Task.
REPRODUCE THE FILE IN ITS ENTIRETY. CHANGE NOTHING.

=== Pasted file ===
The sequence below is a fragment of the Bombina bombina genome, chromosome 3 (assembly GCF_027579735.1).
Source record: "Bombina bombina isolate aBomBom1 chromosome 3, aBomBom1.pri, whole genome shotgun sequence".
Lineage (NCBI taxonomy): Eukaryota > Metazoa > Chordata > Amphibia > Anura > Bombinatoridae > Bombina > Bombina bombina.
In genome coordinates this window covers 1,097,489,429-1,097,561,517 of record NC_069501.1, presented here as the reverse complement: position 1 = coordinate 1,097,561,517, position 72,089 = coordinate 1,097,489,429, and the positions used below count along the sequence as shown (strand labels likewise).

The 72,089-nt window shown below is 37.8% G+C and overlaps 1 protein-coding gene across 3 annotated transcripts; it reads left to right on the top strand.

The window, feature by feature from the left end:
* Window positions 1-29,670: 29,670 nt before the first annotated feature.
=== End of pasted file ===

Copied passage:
The sequence below is a fragment of the Bombina bombina genome, chromosome 3 (assembly GCF_027579735.1).
Source record: "Bombina bombina isolate aBomBom1 chromosome 3, aBomBom1.pri, whole genome shotgun sequence".
Lineage (NCBI taxonomy): Eukaryota > Metazoa > Chordata > Amphibia > Anura > Bombinatoridae > Bombina > Bombina bombina.
In genome coordinates this window covers 1,097,489,429-1,097,561,517 of record NC_069501.1, presented here as the reverse complement: position 1 = coordinate 1,097,561,517, position 72,089 = coordinate 1,097,489,429, and the positions used below count along the sequence as shown (strand labels likewise).

The 72,089-nt window shown below is 37.8% G+C and overlaps 1 protein-coding gene across 3 annotated transcripts; it reads left to right on the top strand.

The window, feature by feature from the left end:
* Window positions 1-29,670: 29,670 nt before the first annotated feature.